The results of this study showed a positive correlation between teachers' nonverbal communication immediacy and students' perceptions of learning. However, the data showed no correlation between teachers' nonverbal immediacy and students' performance on standardized measurements of learning (Chesebro, 2003).

Similarly, a study conducted by Frechette and Moreno (2010) looked at the relationship between teachers' nonverbal communication within the online environment at a southwestern American university. A cohort of 93 college students watched one of five lectures about the same material on a computer screen with one of these five teacher elements:

1. No teacher, just lecture audio

2. A non-animated teacher with audio

3. A teacher with effective facial nonverbal communication that lip-synched the lecture and utilized varied facial expressions

4. A teacher that only utilized hand and arm gestures, but did not fluctuate facial expressions or lip-synched

5. A teacher that utilized hand and arm movements, as well as lip-synched the lecture and used facial expressions. (p. 66)

Students then completed a pretest and a posttest over the presented material.

The results from this study showed no significant changes in standardized measurements of learning. Since the teacher was not physically in the room suggests a positive relationship between teacher nonverbal communication and standardized measurements of learning was lost in the absence of a physical teacher (Frechette & Moreno, 2010).

This literature review addressed inconclusive data of the relationship between teachers' nonverbal communication and students' standardized measurements of learning. While the review in the previous section stated an agreement within the literature about nonverbal immediacy's effect on positive student perception of learning, no such agreement is currently held for standardized measurements of learning.

5. Nonverbal Communication's Effect on Perceived Credibility

In this section, a literature review concerning students' perception of teachers' credibility correlated with their nonverbal communication immediacy will be covered. This research sought to compose literature about nonverbal communication's impact on perceived credibility with the thoughts that this perceived credibility impacts student learning.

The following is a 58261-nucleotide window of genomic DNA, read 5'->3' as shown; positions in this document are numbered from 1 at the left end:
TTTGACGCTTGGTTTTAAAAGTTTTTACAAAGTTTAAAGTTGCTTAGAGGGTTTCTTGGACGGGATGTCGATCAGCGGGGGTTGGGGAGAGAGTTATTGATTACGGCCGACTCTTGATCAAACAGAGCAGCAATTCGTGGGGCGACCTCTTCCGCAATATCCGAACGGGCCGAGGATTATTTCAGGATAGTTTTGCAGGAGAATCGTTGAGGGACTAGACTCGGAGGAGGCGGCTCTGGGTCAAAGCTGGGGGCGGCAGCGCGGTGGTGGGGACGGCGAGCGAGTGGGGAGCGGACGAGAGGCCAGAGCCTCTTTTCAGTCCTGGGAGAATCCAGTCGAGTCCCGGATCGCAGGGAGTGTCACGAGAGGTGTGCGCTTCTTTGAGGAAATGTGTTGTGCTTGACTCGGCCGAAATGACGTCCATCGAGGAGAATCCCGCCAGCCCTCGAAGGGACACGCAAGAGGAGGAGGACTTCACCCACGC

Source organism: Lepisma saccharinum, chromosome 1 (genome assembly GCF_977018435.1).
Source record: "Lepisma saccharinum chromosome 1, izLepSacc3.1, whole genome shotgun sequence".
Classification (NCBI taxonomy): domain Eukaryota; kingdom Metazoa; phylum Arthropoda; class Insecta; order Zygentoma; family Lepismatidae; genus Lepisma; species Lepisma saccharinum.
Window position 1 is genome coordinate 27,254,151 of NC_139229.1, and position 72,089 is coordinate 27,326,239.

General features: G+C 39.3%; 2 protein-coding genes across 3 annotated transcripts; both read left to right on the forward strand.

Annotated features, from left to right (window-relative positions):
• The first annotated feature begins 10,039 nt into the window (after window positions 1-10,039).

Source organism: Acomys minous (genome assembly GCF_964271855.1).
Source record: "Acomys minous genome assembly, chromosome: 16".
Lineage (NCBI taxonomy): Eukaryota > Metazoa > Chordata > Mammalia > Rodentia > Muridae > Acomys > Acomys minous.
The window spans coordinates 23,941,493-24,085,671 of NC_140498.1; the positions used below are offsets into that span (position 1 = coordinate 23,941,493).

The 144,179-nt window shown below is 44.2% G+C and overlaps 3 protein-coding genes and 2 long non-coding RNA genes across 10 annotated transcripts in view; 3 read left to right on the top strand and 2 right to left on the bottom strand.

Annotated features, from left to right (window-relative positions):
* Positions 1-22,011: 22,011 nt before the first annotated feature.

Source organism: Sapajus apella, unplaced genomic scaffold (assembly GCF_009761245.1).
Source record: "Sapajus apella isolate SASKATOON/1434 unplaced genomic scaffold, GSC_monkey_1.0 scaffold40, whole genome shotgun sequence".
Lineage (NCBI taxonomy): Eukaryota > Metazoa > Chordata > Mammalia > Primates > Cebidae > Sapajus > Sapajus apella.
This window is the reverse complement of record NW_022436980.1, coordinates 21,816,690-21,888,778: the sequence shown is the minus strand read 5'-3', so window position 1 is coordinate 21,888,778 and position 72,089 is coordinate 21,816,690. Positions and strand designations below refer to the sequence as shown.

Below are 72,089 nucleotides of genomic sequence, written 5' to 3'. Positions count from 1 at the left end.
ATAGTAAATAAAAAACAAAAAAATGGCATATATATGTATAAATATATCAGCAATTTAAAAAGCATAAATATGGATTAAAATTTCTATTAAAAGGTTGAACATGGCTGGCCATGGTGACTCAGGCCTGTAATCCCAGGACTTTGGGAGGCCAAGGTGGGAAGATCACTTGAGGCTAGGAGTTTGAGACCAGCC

Perceived teacher credibility by the student is an important element of that student's likelihood of learning. Researchers McCroskey and Young (1981) concluded, "Research generally has supported the proposition that source credibility is a very important element in the communication process, whether the goal of the communication effort be persuasion or the generation of understanding" (p. 57). As teachers actively pursue student understanding of course material, the teacher's perceived credibility should be highlighted. Although verbally explaining one's own credentials assists with building credibility, nonverbal communication throughout the teacher-student relationship may build a stronger confidence from the student toward the learning objectives (Pogue & AhYun, 2006).

Researchers studied the relationship between student success and teachers' perceived credibility according to their students (Andersen, 1978; Pogue & AhYun, 2006; Teven & McCroskey, 1996). Research has also found a positive relationship between teachers' communication and students' perceptions of those teachers' credibility (Chamberlin, 2000; Jaasma & Koper, 1999; Teven & Hanson, 2004; Teven & McCroskey, 1996; Thweatt & McCroskey, 1998).

Past research has found positive correlations between students' perceived credibility of their teacher and verbal communication (Beatty & Behnke, 1980). For example, teachers who consistently use positive word choices like "good" or continually use the same industry terminology are seen as more credible (Beatty & Behnke, 1980).

This correlation posed enlightening information. Effective nonverbal communication's role in teachers' perceived credibility could ultimately increase student achievement (Kelley & Gorham, 1988; Nussbaum & Scott, 1979; Richmond et al., 1987; Schonwetter, 1993; Sime, 2006). A study by Martin, Chesebro, and Mottet (1997) found that high teacher's perceived credibility resulted in higher amounts of student motivation in the classroom. A study also found that teachers' perceived credibility caused students to rate the teacher and course higher on evaluations (Beatty & Zahn, 1990). Notably, low amounts of vocal variations had the most negatively impactful results on speakers' perceived credibility (Addington, 1971).